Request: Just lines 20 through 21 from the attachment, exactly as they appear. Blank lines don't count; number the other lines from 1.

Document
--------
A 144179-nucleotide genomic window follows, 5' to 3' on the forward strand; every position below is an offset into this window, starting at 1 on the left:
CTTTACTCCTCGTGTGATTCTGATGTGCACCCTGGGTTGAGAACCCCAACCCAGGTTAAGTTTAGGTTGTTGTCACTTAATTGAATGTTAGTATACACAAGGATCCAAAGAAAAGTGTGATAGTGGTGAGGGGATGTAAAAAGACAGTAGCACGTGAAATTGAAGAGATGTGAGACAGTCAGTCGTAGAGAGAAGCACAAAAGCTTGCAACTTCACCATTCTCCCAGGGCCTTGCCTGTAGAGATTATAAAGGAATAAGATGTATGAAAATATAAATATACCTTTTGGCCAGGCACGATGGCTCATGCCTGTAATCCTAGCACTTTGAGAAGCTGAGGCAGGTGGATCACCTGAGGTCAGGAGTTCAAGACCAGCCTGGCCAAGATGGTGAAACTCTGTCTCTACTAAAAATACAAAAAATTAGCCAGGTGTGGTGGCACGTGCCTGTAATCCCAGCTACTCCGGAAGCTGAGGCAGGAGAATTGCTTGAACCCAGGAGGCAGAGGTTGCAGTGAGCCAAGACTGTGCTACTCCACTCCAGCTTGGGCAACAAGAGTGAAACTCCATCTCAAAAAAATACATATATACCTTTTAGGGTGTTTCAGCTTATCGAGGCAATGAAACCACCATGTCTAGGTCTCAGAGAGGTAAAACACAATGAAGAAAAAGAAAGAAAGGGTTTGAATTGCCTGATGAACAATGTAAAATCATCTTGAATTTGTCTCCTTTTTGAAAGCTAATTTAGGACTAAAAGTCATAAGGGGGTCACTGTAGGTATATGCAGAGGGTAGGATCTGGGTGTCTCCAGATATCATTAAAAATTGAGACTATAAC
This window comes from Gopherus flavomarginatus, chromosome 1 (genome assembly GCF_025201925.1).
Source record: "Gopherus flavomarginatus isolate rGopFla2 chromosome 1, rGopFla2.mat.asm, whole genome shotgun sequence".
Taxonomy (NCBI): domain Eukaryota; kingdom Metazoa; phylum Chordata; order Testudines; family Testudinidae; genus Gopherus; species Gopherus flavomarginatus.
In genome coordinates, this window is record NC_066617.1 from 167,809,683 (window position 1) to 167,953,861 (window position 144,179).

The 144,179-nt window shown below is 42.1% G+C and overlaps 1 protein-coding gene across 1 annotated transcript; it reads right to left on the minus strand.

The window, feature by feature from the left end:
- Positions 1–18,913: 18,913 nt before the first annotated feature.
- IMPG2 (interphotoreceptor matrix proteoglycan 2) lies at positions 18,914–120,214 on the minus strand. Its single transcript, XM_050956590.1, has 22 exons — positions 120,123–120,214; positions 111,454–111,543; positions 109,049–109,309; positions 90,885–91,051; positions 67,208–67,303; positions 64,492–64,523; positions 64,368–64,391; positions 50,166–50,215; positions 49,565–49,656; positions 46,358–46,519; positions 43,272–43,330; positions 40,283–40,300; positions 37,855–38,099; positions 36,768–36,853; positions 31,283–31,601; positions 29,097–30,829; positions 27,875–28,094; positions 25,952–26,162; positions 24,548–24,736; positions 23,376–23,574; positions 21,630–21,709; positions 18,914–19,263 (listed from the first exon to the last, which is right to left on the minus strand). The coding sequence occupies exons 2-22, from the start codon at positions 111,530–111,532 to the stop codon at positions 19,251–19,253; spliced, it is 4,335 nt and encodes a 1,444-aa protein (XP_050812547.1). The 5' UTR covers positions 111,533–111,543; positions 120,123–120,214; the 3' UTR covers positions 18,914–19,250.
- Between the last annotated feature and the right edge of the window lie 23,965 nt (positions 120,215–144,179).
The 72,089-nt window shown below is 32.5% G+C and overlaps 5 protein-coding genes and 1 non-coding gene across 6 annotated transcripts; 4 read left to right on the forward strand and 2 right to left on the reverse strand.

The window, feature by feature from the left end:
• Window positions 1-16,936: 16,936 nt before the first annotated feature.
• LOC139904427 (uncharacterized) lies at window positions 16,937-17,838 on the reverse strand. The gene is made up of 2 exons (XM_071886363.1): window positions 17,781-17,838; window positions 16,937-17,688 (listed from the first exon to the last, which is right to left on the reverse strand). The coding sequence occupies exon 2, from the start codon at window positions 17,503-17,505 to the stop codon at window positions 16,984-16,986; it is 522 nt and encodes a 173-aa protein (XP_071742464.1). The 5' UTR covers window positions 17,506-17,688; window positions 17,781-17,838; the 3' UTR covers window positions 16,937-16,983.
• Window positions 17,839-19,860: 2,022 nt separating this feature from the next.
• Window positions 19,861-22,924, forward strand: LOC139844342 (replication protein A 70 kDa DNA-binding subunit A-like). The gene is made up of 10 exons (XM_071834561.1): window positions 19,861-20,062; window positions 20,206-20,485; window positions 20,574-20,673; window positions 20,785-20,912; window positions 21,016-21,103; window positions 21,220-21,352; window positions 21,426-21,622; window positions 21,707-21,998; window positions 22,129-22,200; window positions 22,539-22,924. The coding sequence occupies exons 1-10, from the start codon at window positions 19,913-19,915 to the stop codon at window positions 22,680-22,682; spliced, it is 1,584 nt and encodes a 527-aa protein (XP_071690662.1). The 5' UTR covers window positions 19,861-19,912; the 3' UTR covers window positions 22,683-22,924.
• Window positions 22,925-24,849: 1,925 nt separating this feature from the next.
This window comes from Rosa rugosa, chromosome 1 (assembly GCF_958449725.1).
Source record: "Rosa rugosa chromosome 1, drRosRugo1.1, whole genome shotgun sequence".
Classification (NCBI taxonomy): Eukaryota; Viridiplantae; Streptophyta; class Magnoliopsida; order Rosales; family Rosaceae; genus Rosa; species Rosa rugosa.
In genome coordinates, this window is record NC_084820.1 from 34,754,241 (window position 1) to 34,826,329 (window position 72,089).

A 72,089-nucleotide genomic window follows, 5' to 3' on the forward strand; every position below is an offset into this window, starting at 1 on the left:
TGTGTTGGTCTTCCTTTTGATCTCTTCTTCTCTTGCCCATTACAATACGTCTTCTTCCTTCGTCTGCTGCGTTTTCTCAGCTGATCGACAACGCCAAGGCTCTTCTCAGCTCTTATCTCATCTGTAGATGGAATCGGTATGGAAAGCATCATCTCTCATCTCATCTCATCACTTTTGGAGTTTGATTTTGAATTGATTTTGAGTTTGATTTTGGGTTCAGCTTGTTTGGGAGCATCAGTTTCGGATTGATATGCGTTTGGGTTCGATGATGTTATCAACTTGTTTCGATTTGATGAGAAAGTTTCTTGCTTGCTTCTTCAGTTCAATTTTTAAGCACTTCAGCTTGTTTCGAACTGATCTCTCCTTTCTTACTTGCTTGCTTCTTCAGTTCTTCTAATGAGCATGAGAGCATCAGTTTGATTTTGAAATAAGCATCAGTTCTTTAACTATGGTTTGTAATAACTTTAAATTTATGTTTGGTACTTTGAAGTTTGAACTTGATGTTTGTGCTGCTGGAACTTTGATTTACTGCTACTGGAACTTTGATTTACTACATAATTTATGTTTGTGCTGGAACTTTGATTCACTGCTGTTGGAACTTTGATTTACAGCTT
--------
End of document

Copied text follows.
Source record: "Rosa rugosa chromosome 1, drRosRugo1.1, whole genome shotgun sequence".
Classification (NCBI taxonomy): Eukaryota; Viridiplantae; Streptophyta; class Magnoliopsida; order Rosales; family Rosaceae; genus Rosa; species Rosa rugosa.